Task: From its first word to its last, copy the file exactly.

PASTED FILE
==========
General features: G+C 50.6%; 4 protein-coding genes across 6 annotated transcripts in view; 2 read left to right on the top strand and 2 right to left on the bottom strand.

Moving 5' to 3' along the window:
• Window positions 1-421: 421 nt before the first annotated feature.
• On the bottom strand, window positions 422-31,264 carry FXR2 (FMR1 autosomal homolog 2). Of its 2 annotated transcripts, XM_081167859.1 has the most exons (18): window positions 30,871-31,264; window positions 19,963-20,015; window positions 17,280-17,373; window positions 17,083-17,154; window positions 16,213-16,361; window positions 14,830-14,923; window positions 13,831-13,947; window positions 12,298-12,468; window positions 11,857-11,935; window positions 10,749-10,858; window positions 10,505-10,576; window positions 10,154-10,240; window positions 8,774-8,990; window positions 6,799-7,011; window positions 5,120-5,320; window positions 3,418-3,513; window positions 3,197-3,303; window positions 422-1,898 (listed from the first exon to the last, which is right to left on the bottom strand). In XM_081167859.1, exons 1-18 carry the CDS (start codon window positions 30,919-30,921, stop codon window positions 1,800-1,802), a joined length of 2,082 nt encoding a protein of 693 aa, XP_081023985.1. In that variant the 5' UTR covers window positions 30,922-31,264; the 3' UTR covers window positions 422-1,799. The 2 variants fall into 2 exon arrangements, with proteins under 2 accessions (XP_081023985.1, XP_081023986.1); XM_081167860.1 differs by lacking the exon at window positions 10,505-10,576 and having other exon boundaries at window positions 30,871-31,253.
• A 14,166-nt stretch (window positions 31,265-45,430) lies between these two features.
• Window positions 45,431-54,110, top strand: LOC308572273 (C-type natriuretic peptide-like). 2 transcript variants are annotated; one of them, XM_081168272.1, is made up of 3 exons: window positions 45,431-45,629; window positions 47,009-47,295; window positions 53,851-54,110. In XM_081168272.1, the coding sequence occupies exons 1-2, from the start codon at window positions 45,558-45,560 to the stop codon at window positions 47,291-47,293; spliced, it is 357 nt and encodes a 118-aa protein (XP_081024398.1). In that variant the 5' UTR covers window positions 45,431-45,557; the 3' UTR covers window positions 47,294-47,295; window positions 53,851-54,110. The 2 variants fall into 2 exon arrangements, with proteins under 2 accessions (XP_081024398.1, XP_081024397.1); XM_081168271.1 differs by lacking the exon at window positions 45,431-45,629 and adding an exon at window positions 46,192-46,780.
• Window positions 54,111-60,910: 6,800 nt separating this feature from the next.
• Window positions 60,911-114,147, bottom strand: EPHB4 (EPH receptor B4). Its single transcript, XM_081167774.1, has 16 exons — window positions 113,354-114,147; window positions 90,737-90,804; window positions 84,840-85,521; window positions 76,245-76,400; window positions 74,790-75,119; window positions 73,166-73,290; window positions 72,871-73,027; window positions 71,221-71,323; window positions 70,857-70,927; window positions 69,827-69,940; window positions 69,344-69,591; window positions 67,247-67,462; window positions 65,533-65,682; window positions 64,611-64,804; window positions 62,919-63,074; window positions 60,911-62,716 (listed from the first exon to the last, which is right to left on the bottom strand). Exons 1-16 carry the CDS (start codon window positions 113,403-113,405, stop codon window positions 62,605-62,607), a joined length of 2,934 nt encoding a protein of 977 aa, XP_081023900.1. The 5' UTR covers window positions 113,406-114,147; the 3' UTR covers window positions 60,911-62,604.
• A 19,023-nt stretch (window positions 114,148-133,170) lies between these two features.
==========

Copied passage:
General features: G+C 50.6%; 4 protein-coding genes across 6 annotated transcripts in view; 2 read left to right on the top strand and 2 right to left on the bottom strand.

Moving 5' to 3' along the window:
• Window positions 1-421: 421 nt before the first annotated feature.
• On the bottom strand, window positions 422-31,264 carry FXR2 (FMR1 autosomal homolog 2). Of its 2 annotated transcripts, XM_081167859.1 has the most exons (18): window positions 30,871-31,264; window positions 19,963-20,015; window positions 17,280-17,373; window positions 17,083-17,154; window positions 16,213-16,361; window positions 14,830-14,923; window positions 13,831-13,947; window positions 12,298-12,468; window positions 11,857-11,935; window positions 10,749-10,858; window positions 10,505-10,576; window positions 10,154-10,240; window positions 8,774-8,990; window positions 6,799-7,011; window positions 5,120-5,320; window positions 3,418-3,513; window positions 3,197-3,303; window positions 422-1,898 (listed from the first exon to the last, which is right to left on the bottom strand). In XM_081167859.1, exons 1-18 carry the CDS (start codon window positions 30,919-30,921, stop codon window positions 1,800-1,802), a joined length of 2,082 nt encoding a protein of 693 aa, XP_081023985.1. In that variant the 5' UTR covers window positions 30,922-31,264; the 3' UTR covers window positions 422-1,799. The 2 variants fall into 2 exon arrangements, with proteins under 2 accessions (XP_081023985.1, XP_081023986.1); XM_081167860.1 differs by lacking the exon at window positions 10,505-10,576 and having other exon boundaries at window positions 30,871-31,253.
• A 14,166-nt stretch (window positions 31,265-45,430) lies between these two features.
• Window positions 45,431-54,110, top strand: LOC308572273 (C-type natriuretic peptide-like). 2 transcript variants are annotated; one of them, XM_081168272.1, is made up of 3 exons: window positions 45,431-45,629; window positions 47,009-47,295; window positions 53,851-54,110. In XM_081168272.1, the coding sequence occupies exons 1-2, from the start codon at window positions 45,558-45,560 to the stop codon at window positions 47,291-47,293; spliced, it is 357 nt and encodes a 118-aa protein (XP_081024398.1). In that variant the 5' UTR covers window positions 45,431-45,557; the 3' UTR covers window positions 47,294-47,295; window positions 53,851-54,110. The 2 variants fall into 2 exon arrangements, with proteins under 2 accessions (XP_081024398.1, XP_081024397.1); XM_081168271.1 differs by lacking the exon at window positions 45,431-45,629 and adding an exon at window positions 46,192-46,780.
• Window positions 54,111-60,910: 6,800 nt separating this feature from the next.
• Window positions 60,911-114,147, bottom strand: EPHB4 (EPH receptor B4). Its single transcript, XM_081167774.1, has 16 exons — window positions 113,354-114,147; window positions 90,737-90,804; window positions 84,840-85,521; window positions 76,245-76,400; window positions 74,790-75,119; window positions 73,166-73,290; window positions 72,871-73,027; window positions 71,221-71,323; window positions 70,857-70,927; window positions 69,827-69,940; window positions 69,344-69,591; window positions 67,247-67,462; window positions 65,533-65,682; window positions 64,611-64,804; window positions 62,919-63,074; window positions 60,911-62,716 (listed from the first exon to the last, which is right to left on the bottom strand). Exons 1-16 carry the CDS (start codon window positions 113,403-113,405, stop codon window positions 62,605-62,607), a joined length of 2,934 nt encoding a protein of 977 aa, XP_081023900.1. The 5' UTR covers window positions 113,406-114,147; the 3' UTR covers window positions 60,911-62,604.
• A 19,023-nt stretch (window positions 114,148-133,170) lies between these two features.